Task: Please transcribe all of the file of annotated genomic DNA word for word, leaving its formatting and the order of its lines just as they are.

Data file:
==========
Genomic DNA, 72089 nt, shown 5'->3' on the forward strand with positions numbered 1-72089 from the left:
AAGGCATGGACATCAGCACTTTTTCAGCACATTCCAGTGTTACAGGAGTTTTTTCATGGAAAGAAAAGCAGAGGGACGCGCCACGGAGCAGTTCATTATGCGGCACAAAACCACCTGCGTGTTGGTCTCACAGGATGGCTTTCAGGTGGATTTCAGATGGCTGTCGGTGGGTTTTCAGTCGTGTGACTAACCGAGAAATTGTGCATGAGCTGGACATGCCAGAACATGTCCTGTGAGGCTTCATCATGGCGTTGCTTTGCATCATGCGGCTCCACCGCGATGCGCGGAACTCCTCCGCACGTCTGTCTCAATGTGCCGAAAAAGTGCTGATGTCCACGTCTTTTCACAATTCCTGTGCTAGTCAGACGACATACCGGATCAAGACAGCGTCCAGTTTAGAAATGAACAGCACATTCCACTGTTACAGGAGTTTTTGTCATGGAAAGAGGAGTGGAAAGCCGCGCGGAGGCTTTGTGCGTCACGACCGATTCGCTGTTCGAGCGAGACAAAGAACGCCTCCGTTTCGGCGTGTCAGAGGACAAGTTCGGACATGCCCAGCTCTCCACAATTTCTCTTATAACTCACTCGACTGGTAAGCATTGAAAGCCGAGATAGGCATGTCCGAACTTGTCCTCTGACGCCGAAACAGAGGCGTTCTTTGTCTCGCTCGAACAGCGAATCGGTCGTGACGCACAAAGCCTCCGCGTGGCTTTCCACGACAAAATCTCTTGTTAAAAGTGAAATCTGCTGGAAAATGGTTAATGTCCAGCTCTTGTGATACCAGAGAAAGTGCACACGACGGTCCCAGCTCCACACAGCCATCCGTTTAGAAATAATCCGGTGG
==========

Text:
Genomic DNA, 72089 nt, shown 5'->3' on the forward strand with positions numbered 1-72089 from the left:
AAGGCATGGACATCAGCACTTTTTCAGCACATTCCAGTGTTACAGGAGTTTTTTCATGGAAAGAAAAGCAGAGGGACGCGCCACGGAGCAGTTCATTATGCGGCACAAAACCACCTGCGTGTTGGTCTCACAGGATGGCTTTCAGGTGGATTTCAGATGGCTGTCGGTGGGTTTTCAGTCGTGTGACTAACCGAGAAATTGTGCATGAGCTGGACATGCCAGAACATGTCCTGTGAGGCTTCATCATGGCGTTGCTTTGCATCATGCGGCTCCACCGCGATGCGCGGAACTCCTCCGCACGTCTGTCTCAATGTGCCGAAAAAGTGCTGATGTCCACGTCTTTTCACAATTCCTGTGCTAGTCAGACGACATACCGGATCAAGACAGCGTCCAGTTTAGAAATGAACAGCACATTCCACTGTTACAGGAGTTTTTGTCATGGAAAGAGGAGTGGAAAGCCGCGCGGAGGCTTTGTGCGTCACGACCGATTCGCTGTTCGAGCGAGACAAAGAACGCCTCCGTTTCGGCGTGTCAGAGGACAAGTTCGGACATGCCCAGCTCTCCACAATTTCTCTTATAACTCACTCGACTGGTAAGCATTGAAAGCCGAGATAGGCATGTCCGAACTTGTCCTCTGACGCCGAAACAGAGGCGTTCTTTGTCTCGCTCGAACAGCGAATCGGTCGTGACGCACAAAGCCTCCGCGTGGCTTTCCACGACAAAATCTCTTGTTAAAAGTGAAATCTGCTGGAAAATGGTTAATGTCCAGCTCTTGTGATACCAGAGAAAGTGCACACGACGGTCCCAGCTCCACACAGCCATCCGTTTAGAAATAATCCGGTGG